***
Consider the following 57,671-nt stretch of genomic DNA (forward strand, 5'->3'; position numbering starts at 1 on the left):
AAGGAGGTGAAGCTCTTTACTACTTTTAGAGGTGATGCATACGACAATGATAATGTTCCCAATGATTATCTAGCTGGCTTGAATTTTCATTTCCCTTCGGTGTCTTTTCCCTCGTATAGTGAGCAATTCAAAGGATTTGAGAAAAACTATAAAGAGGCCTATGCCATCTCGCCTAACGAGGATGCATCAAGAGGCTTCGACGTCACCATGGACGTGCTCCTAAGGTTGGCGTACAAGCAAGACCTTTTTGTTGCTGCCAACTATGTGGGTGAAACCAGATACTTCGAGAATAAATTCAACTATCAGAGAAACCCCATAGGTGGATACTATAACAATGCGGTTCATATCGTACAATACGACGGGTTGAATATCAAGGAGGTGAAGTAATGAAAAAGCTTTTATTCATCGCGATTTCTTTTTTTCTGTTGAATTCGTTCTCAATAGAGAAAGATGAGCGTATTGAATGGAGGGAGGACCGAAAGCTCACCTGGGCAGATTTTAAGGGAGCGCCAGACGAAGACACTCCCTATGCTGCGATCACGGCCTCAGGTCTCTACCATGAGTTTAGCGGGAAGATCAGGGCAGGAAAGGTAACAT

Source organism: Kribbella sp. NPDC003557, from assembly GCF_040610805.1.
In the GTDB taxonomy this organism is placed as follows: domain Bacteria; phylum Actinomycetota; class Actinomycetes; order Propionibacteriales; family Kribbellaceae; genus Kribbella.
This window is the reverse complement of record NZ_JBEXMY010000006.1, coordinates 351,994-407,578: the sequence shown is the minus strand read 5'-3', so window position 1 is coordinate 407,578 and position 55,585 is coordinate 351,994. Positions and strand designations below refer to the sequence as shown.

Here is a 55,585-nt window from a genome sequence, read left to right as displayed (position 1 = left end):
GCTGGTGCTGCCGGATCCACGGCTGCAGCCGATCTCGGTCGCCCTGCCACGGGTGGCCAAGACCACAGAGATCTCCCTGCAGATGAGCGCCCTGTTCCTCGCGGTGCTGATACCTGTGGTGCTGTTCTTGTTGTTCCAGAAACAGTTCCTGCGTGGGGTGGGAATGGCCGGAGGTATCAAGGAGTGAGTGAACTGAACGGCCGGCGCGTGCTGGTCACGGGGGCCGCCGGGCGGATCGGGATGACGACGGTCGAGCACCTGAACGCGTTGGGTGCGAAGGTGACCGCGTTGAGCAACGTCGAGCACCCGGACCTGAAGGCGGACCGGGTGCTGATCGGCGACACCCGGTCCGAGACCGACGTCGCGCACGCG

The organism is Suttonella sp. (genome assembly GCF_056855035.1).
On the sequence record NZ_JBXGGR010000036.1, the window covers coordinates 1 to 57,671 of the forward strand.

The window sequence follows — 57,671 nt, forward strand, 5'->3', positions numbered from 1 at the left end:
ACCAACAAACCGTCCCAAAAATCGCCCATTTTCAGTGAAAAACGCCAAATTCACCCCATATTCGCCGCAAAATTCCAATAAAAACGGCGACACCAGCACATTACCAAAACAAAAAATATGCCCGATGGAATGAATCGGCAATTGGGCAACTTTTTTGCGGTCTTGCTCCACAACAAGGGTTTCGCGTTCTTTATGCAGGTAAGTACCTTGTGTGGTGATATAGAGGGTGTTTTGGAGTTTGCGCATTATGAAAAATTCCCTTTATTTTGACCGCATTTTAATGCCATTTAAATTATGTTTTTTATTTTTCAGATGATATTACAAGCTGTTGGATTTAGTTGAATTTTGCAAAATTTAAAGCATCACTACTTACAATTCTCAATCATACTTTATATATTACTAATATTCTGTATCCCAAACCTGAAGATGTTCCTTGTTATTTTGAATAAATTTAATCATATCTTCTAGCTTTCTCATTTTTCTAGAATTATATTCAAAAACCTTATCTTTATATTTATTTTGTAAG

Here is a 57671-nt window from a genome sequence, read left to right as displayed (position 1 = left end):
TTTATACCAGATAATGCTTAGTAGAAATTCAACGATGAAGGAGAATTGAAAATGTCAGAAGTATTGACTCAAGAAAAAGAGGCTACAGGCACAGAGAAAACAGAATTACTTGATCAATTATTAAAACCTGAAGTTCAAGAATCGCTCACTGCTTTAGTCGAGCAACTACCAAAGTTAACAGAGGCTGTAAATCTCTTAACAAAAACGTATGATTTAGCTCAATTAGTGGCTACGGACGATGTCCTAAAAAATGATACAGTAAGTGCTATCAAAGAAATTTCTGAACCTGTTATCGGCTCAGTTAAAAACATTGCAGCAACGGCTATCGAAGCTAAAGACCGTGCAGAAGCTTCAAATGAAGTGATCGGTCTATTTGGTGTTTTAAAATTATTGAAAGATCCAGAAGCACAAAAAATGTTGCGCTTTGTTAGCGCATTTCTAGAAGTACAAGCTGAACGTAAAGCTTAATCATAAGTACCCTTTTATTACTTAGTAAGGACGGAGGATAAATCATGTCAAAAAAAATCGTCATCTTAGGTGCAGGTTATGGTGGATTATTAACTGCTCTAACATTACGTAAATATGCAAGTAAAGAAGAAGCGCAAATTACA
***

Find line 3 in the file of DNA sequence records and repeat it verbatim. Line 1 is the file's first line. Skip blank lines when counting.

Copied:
Source organism: Kribbella sp. NPDC003557, from assembly GCF_040610805.1.